Tobias Lutzi, Ennio Piovesani & Dora Zgrabljic Rotar
When the original EU Brussels I Regulation on Jurisdiction and the Recognition of Judgments was “recast” in 2011, the Commission recommended that the application of its direct jurisdiction rules apply to all defendants in Member State courts, and not just to defendants from other Member States. This approach was not adopted, but set for reconsideration through Article 79 of the Brussels I (Recast) Regulation, which requires that the European Commission report in 2022 on the possible application of the direct jurisdiction rules of the Regulation to all defendants. Without such a change, the Recast Regulation continues to allow each Member State to discriminate by applying otherwise prohibited bases of jurisdiction to cases involving non-EU defendants. In this article I consider developments both within and outside of Europe in the law of jurisdiction and the recognition of foreign judgments in order to determine whether matters have changed in ways that might justify a different rule today than was retained in 2012. In doing so, I provide thoughts about whether any EU changes in this regard should come internally by Regulation, or externally through multilateral treaty negotiations.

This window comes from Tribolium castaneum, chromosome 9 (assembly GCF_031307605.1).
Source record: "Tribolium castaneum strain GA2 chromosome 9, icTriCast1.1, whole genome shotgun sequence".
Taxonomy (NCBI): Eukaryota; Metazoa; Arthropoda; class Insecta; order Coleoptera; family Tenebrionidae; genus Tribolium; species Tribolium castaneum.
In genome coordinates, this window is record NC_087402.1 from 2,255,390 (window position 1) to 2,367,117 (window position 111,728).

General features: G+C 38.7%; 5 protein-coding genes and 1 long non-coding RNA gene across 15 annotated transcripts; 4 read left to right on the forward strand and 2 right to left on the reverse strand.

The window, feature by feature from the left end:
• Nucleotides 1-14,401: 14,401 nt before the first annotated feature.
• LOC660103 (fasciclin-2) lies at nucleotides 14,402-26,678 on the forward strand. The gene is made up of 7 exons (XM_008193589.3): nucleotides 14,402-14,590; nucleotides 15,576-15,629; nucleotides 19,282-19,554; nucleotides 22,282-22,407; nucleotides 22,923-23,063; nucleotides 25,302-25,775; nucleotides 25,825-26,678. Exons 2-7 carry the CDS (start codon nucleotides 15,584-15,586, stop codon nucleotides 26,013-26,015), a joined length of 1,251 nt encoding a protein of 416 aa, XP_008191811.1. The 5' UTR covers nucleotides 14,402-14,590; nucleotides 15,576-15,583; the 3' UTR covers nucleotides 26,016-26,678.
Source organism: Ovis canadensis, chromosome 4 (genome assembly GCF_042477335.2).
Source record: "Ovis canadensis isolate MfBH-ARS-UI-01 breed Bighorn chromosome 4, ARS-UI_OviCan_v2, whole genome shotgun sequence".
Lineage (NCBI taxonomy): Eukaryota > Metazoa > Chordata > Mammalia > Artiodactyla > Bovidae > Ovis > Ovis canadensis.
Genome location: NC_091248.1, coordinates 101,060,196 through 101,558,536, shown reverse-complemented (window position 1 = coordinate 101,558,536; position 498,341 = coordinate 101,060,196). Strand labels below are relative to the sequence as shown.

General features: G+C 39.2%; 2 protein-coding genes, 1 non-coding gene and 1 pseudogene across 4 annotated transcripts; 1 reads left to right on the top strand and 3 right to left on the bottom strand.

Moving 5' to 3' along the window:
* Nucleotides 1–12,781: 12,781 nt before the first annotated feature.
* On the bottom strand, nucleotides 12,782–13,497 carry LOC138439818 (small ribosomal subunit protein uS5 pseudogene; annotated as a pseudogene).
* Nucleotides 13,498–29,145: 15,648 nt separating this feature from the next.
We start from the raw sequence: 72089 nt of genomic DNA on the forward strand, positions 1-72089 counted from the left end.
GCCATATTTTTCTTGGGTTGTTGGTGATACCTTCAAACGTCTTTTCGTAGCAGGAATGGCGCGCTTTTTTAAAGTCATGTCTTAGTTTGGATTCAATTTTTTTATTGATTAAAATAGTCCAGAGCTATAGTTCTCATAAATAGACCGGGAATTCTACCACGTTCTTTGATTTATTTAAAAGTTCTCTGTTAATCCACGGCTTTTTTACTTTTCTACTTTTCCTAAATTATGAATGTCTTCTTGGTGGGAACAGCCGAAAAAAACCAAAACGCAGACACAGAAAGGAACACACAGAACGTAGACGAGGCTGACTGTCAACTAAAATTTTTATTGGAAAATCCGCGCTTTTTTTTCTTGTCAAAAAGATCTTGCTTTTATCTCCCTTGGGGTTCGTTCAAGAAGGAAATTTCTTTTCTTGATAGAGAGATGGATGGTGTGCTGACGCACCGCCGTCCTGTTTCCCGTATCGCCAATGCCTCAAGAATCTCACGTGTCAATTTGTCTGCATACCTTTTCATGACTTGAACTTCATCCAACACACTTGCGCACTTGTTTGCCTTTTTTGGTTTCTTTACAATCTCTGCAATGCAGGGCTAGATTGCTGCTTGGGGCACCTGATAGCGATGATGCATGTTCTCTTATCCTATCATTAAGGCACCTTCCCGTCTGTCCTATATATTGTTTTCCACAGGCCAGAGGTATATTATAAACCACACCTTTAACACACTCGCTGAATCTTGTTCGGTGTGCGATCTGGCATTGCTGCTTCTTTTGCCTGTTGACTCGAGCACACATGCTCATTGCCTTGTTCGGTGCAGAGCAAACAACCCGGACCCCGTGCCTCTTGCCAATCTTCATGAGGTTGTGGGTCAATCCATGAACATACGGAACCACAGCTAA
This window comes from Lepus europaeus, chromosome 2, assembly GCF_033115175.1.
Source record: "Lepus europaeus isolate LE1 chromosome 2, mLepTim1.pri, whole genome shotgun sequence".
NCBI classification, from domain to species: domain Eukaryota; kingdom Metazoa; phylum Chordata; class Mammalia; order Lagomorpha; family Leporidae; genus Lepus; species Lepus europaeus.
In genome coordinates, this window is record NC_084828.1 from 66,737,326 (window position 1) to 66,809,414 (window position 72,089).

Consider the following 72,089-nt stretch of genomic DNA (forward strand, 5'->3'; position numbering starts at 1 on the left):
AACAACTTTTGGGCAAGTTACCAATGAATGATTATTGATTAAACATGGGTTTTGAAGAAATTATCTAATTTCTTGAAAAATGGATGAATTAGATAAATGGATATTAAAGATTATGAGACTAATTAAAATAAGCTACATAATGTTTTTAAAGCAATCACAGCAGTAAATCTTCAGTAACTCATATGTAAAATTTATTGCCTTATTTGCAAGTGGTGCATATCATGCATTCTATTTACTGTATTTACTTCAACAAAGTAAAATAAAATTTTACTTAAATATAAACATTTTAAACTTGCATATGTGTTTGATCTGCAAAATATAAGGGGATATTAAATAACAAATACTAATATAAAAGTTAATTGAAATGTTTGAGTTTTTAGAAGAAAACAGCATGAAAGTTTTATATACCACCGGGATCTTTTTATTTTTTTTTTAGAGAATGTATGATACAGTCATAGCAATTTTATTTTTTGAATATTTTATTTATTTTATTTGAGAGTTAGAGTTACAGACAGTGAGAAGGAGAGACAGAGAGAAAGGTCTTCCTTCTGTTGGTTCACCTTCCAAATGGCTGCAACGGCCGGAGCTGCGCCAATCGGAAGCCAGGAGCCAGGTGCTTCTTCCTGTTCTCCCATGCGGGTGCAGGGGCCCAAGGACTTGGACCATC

Ronald A. Brand,
Jurisdiction Over Non-EU Defendants: The Brussels I Article 79 Review,
JURISDICTION OVER NON-EU DEFENDANTS: SHOULD THE BRUSSELS Ia REGULATION BE EXTENDED?
Available at: https://scholarship.law.pitt.edu/fac_book-chapters/49
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